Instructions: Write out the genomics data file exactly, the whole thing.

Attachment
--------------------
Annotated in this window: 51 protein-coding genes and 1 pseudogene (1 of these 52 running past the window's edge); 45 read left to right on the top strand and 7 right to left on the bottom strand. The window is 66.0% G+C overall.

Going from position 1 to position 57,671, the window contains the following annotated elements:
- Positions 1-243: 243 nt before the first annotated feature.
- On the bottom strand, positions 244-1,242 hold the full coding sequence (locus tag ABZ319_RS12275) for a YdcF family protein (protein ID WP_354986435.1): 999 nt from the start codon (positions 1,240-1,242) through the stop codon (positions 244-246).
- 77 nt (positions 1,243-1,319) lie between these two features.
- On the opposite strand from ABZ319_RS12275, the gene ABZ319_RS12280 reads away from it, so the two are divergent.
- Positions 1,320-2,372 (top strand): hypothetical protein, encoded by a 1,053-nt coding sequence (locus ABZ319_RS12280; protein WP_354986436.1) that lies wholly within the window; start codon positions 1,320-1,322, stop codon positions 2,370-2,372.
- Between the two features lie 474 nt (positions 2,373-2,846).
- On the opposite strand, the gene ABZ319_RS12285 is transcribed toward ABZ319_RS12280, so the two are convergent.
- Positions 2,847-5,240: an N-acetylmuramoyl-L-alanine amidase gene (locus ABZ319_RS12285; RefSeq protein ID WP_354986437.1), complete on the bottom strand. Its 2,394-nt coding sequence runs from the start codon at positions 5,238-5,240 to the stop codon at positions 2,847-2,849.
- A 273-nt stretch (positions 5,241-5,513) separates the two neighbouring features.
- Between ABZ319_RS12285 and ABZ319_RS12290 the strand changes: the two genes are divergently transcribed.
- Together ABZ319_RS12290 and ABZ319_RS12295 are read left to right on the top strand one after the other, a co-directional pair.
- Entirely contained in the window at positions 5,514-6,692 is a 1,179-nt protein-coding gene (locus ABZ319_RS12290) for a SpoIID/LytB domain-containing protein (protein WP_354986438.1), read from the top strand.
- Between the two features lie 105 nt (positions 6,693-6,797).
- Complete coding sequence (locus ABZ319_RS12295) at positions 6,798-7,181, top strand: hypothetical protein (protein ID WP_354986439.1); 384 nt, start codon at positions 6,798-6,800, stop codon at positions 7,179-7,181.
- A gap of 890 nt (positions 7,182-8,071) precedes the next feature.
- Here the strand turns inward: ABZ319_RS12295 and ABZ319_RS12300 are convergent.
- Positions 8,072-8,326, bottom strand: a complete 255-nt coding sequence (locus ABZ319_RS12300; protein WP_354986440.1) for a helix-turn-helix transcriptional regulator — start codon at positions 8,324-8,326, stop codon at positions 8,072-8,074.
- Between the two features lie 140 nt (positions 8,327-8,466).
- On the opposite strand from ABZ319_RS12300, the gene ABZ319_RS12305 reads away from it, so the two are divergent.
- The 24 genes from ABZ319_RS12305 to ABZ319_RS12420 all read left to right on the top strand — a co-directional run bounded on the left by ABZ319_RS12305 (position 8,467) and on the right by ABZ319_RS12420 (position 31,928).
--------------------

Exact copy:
Annotated in this window: 51 protein-coding genes and 1 pseudogene (1 of these 52 running past the window's edge); 45 read left to right on the top strand and 7 right to left on the bottom strand. The window is 66.0% G+C overall.

Going from position 1 to position 57,671, the window contains the following annotated elements:
- Positions 1-243: 243 nt before the first annotated feature.
- On the bottom strand, positions 244-1,242 hold the full coding sequence (locus tag ABZ319_RS12275) for a YdcF family protein (protein ID WP_354986435.1): 999 nt from the start codon (positions 1,240-1,242) through the stop codon (positions 244-246).
- 77 nt (positions 1,243-1,319) lie between these two features.
- On the opposite strand from ABZ319_RS12275, the gene ABZ319_RS12280 reads away from it, so the two are divergent.
- Positions 1,320-2,372 (top strand): hypothetical protein, encoded by a 1,053-nt coding sequence (locus ABZ319_RS12280; protein WP_354986436.1) that lies wholly within the window; start codon positions 1,320-1,322, stop codon positions 2,370-2,372.
- Between the two features lie 474 nt (positions 2,373-2,846).
- On the opposite strand, the gene ABZ319_RS12285 is transcribed toward ABZ319_RS12280, so the two are convergent.
- Positions 2,847-5,240: an N-acetylmuramoyl-L-alanine amidase gene (locus ABZ319_RS12285; RefSeq protein ID WP_354986437.1), complete on the bottom strand. Its 2,394-nt coding sequence runs from the start codon at positions 5,238-5,240 to the stop codon at positions 2,847-2,849.
- A 273-nt stretch (positions 5,241-5,513) separates the two neighbouring features.
- Between ABZ319_RS12285 and ABZ319_RS12290 the strand changes: the two genes are divergently transcribed.
- Together ABZ319_RS12290 and ABZ319_RS12295 are read left to right on the top strand one after the other, a co-directional pair.
- Entirely contained in the window at positions 5,514-6,692 is a 1,179-nt protein-coding gene (locus ABZ319_RS12290) for a SpoIID/LytB domain-containing protein (protein WP_354986438.1), read from the top strand.
- Between the two features lie 105 nt (positions 6,693-6,797).
- Complete coding sequence (locus ABZ319_RS12295) at positions 6,798-7,181, top strand: hypothetical protein (protein ID WP_354986439.1); 384 nt, start codon at positions 6,798-6,800, stop codon at positions 7,179-7,181.
- A gap of 890 nt (positions 7,182-8,071) precedes the next feature.
- Here the strand turns inward: ABZ319_RS12295 and ABZ319_RS12300 are convergent.
- Positions 8,072-8,326, bottom strand: a complete 255-nt coding sequence (locus ABZ319_RS12300; protein WP_354986440.1) for a helix-turn-helix transcriptional regulator — start codon at positions 8,324-8,326, stop codon at positions 8,072-8,074.
- Between the two features lie 140 nt (positions 8,327-8,466).
- On the opposite strand from ABZ319_RS12300, the gene ABZ319_RS12305 reads away from it, so the two are divergent.
- The 24 genes from ABZ319_RS12305 to ABZ319_RS12420 all read left to right on the top strand — a co-directional run bounded on the left by ABZ319_RS12305 (position 8,467) and on the right by ABZ319_RS12420 (position 31,928).